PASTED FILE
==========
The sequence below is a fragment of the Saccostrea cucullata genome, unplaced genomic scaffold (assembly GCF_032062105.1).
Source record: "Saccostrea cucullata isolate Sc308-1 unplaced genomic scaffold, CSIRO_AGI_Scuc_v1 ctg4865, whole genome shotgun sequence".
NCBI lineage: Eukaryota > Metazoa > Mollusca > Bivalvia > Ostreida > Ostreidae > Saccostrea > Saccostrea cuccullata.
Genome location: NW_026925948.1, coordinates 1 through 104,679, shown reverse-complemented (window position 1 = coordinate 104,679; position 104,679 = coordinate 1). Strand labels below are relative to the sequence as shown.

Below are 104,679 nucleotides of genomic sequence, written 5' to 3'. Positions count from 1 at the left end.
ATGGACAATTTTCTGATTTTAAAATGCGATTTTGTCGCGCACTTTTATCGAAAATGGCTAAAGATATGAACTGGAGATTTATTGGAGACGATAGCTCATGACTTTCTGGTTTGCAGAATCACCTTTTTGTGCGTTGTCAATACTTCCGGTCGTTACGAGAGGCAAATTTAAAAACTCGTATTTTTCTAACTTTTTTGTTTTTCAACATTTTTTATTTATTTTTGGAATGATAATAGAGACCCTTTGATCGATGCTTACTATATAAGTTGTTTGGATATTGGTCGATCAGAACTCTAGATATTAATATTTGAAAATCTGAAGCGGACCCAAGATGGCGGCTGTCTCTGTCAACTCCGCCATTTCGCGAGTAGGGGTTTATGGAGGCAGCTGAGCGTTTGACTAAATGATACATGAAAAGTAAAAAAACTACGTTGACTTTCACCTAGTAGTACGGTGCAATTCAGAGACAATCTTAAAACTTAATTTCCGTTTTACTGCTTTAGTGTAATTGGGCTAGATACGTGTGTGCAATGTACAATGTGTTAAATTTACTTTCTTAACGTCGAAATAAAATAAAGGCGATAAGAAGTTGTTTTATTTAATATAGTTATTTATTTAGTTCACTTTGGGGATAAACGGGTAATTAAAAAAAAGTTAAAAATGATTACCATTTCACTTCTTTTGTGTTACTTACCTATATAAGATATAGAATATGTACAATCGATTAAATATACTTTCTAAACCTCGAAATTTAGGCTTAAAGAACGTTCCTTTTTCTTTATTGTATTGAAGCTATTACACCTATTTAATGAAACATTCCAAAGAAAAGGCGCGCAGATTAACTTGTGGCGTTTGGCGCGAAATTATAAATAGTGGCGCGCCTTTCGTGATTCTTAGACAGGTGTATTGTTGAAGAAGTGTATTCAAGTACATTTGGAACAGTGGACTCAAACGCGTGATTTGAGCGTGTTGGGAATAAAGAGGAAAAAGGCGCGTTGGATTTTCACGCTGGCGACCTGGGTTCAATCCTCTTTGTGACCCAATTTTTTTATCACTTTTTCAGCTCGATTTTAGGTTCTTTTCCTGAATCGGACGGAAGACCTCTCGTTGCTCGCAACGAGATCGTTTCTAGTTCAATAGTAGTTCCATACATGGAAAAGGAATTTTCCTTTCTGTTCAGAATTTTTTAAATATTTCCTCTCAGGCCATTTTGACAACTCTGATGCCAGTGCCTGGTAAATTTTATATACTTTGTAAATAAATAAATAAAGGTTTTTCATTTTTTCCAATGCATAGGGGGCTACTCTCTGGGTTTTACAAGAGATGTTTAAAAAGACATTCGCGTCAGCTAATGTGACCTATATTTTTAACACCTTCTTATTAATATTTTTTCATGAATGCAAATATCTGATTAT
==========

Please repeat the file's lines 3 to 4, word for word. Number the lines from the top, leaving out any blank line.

NCBI lineage: Eukaryota > Metazoa > Mollusca > Bivalvia > Ostreida > Ostreidae > Saccostrea > Saccostrea cuccullata.
Genome location: NW_026925948.1, coordinates 1 through 104,679, shown reverse-complemented (window position 1 = coordinate 104,679; position 104,679 = coordinate 1). Strand labels below are relative to the sequence as shown.